I often have thought about the last supper with Jesus, in the upper room, reclining with his disciples, and how special it would be to have been there. Reading from John’s perspective, Jesus just spoke as the apostles ate. Who doesn’t love eating and entertainment with your favorite people? I don’t think the disciples knew how sacred these moments were. We do. We read these with our ears turned out and our eyes zoomed in at every word Jesus spoke here (at least we should), hours before he was betrayed and arrested. There’s SO much gold in John chapters 13-17, but I am going to focus on Jesus’ prayer. I would have loved to sit in the presence of Jesus and hear His conversation with God. We can sit in Jesus’ presence right now, but to hear that audible voice interceding for us would be propelling. John records it for us. We can know what Jesus prayed over his disciples before they followed him to the garden.
Here are my morning devotional take aways on Jesus’ prayer:
Jesus was all about glorifying the Father, and he was focused on the mission God sent him on. The mission Jesus was sent for was to make God the Father known on earth through His Son’s very existence, influence, and miracles. God is made known through Jesus which gives eternal life to those who believe in Him. Jesus prays for God’s continual glory as he closes his time upon the earth. Words of inspiration for those of us who grow tired of doing good and giving love to others. Jesus continued to commune with the Father to receive what he needed to press on and end his time here well. (John 17:1-5)
Jesus prays for unity three times. In verses 11, 21, and 22, Jesus speaks of being one with his Father, and that the disciples would be one as they are one. “That they may all be one… that they may be perfectly one, so that the world may know that you sent me and loved them even as you loved me.” Dear friends, why do we not prioritize this in the church? If we do not unify, Christ will not be glorified. If we do not lock arms with our believing brothers in sisters, the world will not see Jesus’ love. Jesus prays over this three times before he walks into the garden, knowing he is going to be handed over to those planning his death. He loves anyway. He prays anyway. He chooses to believe the best in his followers’ futures and have hope despite the circumstances.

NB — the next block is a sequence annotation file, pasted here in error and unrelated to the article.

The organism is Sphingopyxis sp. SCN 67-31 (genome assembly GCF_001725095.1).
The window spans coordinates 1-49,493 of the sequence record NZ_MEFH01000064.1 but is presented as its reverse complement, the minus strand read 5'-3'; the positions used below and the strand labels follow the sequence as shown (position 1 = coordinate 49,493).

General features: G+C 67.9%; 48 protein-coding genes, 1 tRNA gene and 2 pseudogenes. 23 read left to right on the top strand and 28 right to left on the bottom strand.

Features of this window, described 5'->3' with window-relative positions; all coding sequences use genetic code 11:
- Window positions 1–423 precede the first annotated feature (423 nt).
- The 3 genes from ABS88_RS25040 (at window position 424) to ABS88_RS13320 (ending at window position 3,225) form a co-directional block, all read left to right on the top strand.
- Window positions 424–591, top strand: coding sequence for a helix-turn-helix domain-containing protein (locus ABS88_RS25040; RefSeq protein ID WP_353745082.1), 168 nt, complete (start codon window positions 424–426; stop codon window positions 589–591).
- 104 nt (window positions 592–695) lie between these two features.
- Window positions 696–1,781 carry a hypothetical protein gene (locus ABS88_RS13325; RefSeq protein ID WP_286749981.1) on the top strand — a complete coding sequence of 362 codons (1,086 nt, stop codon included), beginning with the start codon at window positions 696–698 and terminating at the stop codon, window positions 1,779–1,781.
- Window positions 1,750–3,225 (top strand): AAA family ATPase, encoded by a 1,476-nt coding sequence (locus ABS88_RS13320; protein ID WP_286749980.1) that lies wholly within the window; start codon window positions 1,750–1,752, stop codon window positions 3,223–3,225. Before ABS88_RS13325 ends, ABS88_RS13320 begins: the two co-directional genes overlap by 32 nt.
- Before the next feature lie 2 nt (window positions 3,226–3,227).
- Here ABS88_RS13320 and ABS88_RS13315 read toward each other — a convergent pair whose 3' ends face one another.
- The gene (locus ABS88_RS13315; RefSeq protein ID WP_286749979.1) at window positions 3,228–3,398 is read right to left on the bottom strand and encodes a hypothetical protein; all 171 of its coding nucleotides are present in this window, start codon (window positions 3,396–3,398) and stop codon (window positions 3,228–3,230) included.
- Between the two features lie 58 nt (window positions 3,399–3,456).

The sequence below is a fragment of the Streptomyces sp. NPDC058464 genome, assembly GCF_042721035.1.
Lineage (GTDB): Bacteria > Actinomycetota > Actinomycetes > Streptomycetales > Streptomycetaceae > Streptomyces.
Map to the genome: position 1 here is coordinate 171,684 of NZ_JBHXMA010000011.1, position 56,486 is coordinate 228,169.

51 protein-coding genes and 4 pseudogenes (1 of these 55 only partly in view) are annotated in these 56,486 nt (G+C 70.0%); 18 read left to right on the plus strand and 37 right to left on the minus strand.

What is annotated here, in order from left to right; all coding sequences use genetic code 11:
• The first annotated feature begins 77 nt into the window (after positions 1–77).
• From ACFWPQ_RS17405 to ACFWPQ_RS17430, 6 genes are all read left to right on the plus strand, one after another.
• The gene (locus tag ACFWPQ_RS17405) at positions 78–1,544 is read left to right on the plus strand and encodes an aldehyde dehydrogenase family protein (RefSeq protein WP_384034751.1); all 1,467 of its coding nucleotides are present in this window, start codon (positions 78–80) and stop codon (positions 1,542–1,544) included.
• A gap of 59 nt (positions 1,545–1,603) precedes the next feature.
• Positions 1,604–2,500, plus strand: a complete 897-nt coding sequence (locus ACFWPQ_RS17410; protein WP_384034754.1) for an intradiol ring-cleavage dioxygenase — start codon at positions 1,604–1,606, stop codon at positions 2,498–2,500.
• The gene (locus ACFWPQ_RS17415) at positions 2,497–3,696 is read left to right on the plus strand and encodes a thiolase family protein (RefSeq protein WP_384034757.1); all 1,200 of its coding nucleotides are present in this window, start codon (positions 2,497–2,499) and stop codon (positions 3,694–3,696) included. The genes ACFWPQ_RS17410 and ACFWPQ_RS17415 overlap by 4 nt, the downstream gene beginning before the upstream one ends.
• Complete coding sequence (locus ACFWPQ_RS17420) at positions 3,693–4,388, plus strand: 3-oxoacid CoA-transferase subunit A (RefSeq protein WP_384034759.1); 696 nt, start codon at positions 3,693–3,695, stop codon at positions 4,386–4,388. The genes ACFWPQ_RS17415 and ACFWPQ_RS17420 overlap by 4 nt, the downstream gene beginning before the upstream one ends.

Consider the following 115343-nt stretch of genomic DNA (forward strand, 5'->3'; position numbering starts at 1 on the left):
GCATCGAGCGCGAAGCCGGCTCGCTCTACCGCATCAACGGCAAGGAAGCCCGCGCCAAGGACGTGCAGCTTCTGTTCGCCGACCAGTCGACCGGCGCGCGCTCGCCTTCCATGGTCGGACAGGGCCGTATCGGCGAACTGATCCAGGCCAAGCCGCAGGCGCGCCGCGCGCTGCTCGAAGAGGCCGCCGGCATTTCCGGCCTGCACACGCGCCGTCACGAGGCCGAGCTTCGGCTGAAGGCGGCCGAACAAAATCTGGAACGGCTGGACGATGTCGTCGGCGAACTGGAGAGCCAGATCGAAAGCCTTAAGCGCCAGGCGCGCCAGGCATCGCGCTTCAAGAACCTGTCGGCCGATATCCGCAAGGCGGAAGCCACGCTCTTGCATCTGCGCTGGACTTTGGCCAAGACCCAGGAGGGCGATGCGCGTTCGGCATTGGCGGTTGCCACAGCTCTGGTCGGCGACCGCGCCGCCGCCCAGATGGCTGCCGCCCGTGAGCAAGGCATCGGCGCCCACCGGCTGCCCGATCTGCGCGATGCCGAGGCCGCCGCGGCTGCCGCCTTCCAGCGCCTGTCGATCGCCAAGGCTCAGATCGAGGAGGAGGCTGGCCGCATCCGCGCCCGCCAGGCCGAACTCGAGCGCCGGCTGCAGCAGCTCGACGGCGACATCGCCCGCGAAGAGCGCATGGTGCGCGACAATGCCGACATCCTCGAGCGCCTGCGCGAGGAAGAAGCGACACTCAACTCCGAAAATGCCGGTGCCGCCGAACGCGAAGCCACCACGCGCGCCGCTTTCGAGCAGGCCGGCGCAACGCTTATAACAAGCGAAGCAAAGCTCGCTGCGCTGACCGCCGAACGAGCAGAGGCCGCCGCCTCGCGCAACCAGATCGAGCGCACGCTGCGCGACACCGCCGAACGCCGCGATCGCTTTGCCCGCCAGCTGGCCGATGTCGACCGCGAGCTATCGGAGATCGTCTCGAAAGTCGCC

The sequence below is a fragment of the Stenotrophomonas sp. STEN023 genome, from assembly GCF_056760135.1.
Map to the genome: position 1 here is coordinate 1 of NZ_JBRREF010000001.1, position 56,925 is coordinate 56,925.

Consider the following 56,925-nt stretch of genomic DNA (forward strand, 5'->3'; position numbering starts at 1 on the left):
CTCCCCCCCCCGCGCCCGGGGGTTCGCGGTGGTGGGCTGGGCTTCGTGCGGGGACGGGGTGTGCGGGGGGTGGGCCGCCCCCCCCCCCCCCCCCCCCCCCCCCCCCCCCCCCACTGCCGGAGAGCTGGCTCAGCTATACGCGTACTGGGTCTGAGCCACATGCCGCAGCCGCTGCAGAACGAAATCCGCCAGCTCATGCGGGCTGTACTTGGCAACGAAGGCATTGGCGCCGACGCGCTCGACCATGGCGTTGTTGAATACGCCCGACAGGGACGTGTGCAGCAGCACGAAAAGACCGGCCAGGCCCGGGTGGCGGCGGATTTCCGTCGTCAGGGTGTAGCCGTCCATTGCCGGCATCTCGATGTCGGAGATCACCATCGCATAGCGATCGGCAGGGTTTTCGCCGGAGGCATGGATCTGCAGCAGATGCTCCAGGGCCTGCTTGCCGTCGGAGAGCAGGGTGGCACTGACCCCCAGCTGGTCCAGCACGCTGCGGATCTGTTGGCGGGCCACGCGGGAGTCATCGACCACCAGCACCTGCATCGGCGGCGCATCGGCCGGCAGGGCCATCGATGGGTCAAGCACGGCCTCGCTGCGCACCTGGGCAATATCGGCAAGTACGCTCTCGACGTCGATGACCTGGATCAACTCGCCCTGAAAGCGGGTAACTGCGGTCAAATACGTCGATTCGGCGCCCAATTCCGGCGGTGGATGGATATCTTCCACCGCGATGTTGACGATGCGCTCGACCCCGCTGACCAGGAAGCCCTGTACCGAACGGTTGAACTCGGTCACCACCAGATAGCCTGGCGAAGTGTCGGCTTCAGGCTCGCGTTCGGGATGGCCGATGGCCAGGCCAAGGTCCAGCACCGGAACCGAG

Jesus prays for our fulfilled joy in him. Jesus takes time to pray for our joy on his way to the cross. He knows that in him is the only place that we will find joy. We can try anything, we can buy anything, we can be with anyone, we can pretend like we don’t need him, but we can only be fully filled by Jesus Christ. (John 17:13)
Jesus prays for the set apartness in truth for his followers (John 17:17,18). He emphasizes that we are to be in the world. He says that 3 times! We are called to be in the world, not taken out of the world, and walking out truth. Not living for the evil one (he prays God’s protection), but living holy lives as instruments for God’s glory. Jesus’ very example was for us to know how to live set apart on earth, within the truth of God’s word, so that we can walk amongst the unbelieving and mirror Christ-likeness.
Jesus made the Father’s name known (John 17:26). It’s all about tapping into Jesus’ love so that we can make God’s name known on this earth. He did it, and now we are meant to do that. I really believe we as the Church have overcomplicated this. The Church has drowned out the love of Christ with rules, regulations, traditions, over emphasized theology and puffy knowledge, and we’ve blown our witness. Ironically, we are the disciples and yet we are also those who nailed Jesus to the cross. We are the guilty, He is the hero. We are imperfect, He is the spotless lamb making his way down to be slaughtered. We know what happens, and we can rejoice because of his obedience and sacrifice. We can live and glorify God through our lives, representing Jesus’ love as we love one another.